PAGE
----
One of the biggest threats to a law firm is undoubtedly a cyber attack. Not only can it disrupt your systems and prevent you from carrying out chargeable work, it is also a reputation killer. If you mention the words “cyber attack” to any law firm, its enough to induce fear and this fear is justified, especially with cyber crime on the rise.

According to Natwest’s Legal Benchmarking survey, as many as one in four law firms have experienced a cyber attack. This is an alarming number.

So why law firms? Well, law firms hold valuable data about clients and individuals as well as large sums of client money – bringing it all together it makes them an ideal target. From May next year, the EU’s General Data Protection Regulation will come into force and businesses that handle EU citizens’ personal data will have just 72 hours to inform data subjects of a breach.

This means that we are likely to see a greater number of cyber attacks being made public.

A lot of money these days is invested into technology to prevent a cyber attack from occurring in the first place, but IF it does end up happening to your law firm, what steps should you take to protect your reputation?

The first step is to make sure there is a detailed plan for communication in the wake of a cyber attack. A recent Solicitors Journal article sets out that the plan should include the following:

  • Internal communication with trusted spokespeople
  • External communication with trusted spokespeople
  • A chain of command for escalating enquiries
  • Scripts for reception staff so they know what to say to clients and media

You should also plan out possible scenarios that may happen during a cyber attack and how it affects you, so if an attack does occur, you know how to deal with it. It is also worth investing time into a Q&A document that rehearses possible questions people may ask you.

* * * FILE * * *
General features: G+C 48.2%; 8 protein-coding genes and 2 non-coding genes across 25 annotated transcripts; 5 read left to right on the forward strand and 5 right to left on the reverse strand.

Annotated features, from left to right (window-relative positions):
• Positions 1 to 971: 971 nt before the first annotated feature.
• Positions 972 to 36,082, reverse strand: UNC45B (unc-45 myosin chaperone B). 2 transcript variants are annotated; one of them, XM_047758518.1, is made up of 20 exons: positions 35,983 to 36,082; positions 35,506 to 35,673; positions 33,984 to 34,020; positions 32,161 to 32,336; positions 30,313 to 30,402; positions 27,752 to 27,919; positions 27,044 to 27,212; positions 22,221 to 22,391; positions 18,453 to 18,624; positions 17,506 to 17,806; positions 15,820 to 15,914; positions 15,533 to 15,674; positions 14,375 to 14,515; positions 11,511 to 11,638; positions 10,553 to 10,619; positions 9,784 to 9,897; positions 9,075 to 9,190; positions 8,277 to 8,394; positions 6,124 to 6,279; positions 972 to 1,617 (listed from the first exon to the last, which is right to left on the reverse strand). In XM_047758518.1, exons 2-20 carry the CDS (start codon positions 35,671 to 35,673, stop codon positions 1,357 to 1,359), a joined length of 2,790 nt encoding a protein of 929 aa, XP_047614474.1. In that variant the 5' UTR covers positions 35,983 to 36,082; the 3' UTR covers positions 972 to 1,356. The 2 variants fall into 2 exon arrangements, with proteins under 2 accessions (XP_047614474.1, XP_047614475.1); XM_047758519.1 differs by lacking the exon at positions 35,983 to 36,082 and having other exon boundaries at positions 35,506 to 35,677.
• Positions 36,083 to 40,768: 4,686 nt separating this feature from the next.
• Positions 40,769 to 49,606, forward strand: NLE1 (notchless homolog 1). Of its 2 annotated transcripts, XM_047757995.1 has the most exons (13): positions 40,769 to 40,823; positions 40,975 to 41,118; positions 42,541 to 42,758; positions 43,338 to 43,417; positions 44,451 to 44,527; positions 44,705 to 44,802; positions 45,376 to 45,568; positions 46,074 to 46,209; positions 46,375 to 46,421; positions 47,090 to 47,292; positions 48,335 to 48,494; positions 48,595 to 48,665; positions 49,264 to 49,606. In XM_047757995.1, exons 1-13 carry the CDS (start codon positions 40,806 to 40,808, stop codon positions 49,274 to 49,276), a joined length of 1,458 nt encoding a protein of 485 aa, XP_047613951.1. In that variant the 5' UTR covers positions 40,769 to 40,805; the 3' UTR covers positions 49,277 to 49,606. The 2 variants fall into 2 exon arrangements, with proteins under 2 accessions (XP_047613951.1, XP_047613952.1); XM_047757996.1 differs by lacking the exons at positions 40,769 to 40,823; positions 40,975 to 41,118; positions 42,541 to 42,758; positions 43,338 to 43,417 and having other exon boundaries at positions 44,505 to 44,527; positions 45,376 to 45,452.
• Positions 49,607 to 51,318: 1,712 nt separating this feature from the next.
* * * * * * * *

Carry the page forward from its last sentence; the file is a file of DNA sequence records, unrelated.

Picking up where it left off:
If the need should arise, it is worth preparing reactive media and client statements ready to distribute. When writing reactive statements, you should always be honest about the situation that has occurred, don’t deny the situation and always put a positive spin in the closing statement.

Finally, it is wise to run through all of these measures as regularly as possible. A cyber attack can happen to anyone at any moment so it is important to be prepared. However, it is worth noting that all the planning in the world may not stop an attack from happening, as criminals are getting ever more sophisticated. That being said, it is better to have protocols in place if it does happen for damage limitation.

To find out more about Hawsons Cyber Security, please click here.

Charles Kavazy

Charles Kavazy

Charles Kavazy heads up the firm’s IT services providing independent IT advice helping businesses with data security. He also helps businesses purchase, implement and get the most out of their software and hardware. For more information or advice on anything covered in this article, please contact Charles on [email protected] or 0114 266 7141.[/author_info]

Simon Bladen Partner

Simon Bladen is the partner responsible for looking after the firm’s legal clients and has worked at Hawsons throughout his career. For more information or advice on anything covered in this article, please contact Simon on [email protected] or 0114 226 7141.[/author_info]

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Leisure & Hospitality 2017 Budget review and analysis